After 113 days of no NHL, hockey is back as the NHLPA and NHL have reached a collective bargaining agreement. The deal is for ten years with the option for both sides to opt out after eight seasons have been played. Of the changes that have taken place the main points are; revenue sharing between players and owners will be a 50-50 split (down from 57-43% in favor of the players), a lower salary cap (down about ten percent from $70.2 million this year to $64.3 million next year), and a maximum contract length of seven years (eight if the player is resigning with their current team).
All of these numbers are great and everything because what they really mean to NHL fans is that hockey is back. There are however some winners and losers that come from this new CBA.
1) Ten year agreement- The fans and laborers directly involved with the NHL season are the true winners here. Ten years is twice as long as the last CBA and will give long term security to those who rely on the hockey season in order to make a living i.e. the vendors, ushers, ticket takers, security guards, etc. who work at the arenas. With the sporadic nature of how Gary Bettman was announcing the cancellation of games it was nearly impossible for those responsible for scheduling arena events to make up for the games that were no longer going to be played.
2) 50-50 revenue split- The owners got the upper-hand here. Last year the NHL reported earnings of nearly $2.9 billion. Many fans I've spoken with simply say what's the real difference between 57 and 50%? The NHLPA should just take the deal and get back to playing hockey. In this case the real difference between 57 and 50% is around $203 million.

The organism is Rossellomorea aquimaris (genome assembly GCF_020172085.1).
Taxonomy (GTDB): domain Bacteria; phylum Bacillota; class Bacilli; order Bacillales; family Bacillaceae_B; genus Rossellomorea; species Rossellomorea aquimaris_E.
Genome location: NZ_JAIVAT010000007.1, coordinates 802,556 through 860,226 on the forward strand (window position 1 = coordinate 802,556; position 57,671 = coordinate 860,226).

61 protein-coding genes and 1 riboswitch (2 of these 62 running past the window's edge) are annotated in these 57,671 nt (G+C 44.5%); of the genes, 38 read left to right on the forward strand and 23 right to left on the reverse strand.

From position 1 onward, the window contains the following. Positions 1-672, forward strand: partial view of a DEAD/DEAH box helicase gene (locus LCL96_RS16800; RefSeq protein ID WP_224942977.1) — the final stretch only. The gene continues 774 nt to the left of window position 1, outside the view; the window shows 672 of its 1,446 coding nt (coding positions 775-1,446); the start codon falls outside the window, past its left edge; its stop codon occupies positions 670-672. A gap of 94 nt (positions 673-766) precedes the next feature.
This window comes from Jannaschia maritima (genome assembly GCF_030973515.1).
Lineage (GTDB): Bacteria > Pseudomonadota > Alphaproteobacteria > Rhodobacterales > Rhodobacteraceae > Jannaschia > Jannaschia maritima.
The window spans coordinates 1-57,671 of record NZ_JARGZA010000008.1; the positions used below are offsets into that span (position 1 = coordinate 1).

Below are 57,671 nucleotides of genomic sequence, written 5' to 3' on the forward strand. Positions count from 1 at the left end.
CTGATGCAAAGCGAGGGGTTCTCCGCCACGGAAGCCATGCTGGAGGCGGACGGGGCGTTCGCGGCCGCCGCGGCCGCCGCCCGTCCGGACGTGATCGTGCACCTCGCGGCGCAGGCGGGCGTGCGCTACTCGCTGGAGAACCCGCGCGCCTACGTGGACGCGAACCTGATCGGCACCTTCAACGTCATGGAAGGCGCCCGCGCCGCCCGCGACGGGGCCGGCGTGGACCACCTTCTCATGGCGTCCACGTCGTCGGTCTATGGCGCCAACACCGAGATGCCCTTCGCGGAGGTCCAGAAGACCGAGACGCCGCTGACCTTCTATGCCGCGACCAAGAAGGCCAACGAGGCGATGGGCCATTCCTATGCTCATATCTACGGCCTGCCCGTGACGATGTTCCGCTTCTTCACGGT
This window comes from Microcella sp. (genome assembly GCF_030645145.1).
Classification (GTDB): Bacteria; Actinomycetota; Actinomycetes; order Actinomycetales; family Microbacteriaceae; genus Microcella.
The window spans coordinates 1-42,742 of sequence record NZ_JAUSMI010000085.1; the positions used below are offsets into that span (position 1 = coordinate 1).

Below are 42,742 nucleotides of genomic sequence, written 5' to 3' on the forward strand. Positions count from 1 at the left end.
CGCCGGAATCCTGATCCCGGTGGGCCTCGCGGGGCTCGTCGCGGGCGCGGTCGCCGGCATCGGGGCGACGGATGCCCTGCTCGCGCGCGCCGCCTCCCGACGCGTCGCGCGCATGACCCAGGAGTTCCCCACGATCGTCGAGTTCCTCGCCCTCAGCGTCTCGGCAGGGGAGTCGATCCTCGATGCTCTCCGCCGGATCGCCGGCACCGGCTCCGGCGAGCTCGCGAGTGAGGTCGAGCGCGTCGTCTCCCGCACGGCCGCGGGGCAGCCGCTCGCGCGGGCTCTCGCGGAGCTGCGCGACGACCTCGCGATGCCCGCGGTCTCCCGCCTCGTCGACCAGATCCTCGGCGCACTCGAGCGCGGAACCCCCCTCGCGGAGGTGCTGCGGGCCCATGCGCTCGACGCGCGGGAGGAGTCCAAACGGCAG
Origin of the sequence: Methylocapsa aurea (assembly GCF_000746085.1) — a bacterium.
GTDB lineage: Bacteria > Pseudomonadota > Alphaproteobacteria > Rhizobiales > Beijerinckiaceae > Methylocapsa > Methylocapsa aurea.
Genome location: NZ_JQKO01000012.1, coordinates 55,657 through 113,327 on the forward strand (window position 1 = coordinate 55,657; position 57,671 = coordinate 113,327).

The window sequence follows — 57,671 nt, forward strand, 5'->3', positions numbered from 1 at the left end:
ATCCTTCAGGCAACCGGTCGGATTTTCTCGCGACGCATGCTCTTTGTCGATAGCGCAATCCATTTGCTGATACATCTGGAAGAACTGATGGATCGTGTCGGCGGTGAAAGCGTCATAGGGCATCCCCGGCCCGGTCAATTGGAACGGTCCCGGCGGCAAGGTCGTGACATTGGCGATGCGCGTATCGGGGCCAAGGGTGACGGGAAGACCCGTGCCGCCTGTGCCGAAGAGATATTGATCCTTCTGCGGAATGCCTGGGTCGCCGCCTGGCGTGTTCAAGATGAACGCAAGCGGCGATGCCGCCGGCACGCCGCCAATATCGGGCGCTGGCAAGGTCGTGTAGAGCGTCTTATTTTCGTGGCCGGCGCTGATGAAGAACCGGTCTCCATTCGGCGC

3) New salary cap- The players are the losers here, especially those who are nearing the end of their current contracts and in the incoming draft class. With a lower cap there will be less money available to resign players therefor salaries will gradually decrease across the league.
4) Seven year max contract- The players do win this one. Reports coming from New York during the negotiations were that the league was very serious about limiting the maximum length of new contracts to five years.
I wouldn't go as far as saying that all is hunky-dory between the two sides but they seem to be getting along well enough to finally start playing in the same room again. That being said I am exceptionally excited about the prospect of hockey being back. Although it was never truly gone completely I must admit waking up a couple days ago at 8 a.m. to catch the U20 Championship game between the United States and Sweden was a little odd to me (now I know how west coast football fans feel).

So, what does all of this mean for the Pittsburgh Penguins? Currently both the Penguins and NHL websites do not have a schedule posted; however the CONSOL Energy Center ticket office site lists Friday, January 18th versus the Montreal Canadiens as the "season opener" so read into that what you will. A short season for the Penguins seems to be an exciting proposition. After falling flat in the post season the last couple years maybe a short season will fit in well with the play-style and age of the team. At an average of 28.2 years of age the Penguins are the 7th oldest team in the NHL. Last year's Stanley Cup champions, the Los Angeles Kings were right around the middle of the pack in terms of average player age ranking 18th out of 30th however their opponents, the New Jersey Devils, were the oldest team in the league on average. Examining the new CBA as it pertains to the Pens down the road suggests that keeping some key free agents may be a difficult task for GM Ray Shero. Of the 23 players on the current roster 19 will be some type of free agent within the next two years. Most notably after the 2013-2014 season Evgeni Malkin, Chris Kunitz, Brandon Sutter, Brooks Orpik, Kris Letang, and Matt Niskanen will all be free agents. With the salary cap dropping it will be interesting to see which players will end up staying with the team for the long term. This is a potentially worrisome notion but for now there is one thing on my mind: IT'S HOCKEY SEASON!


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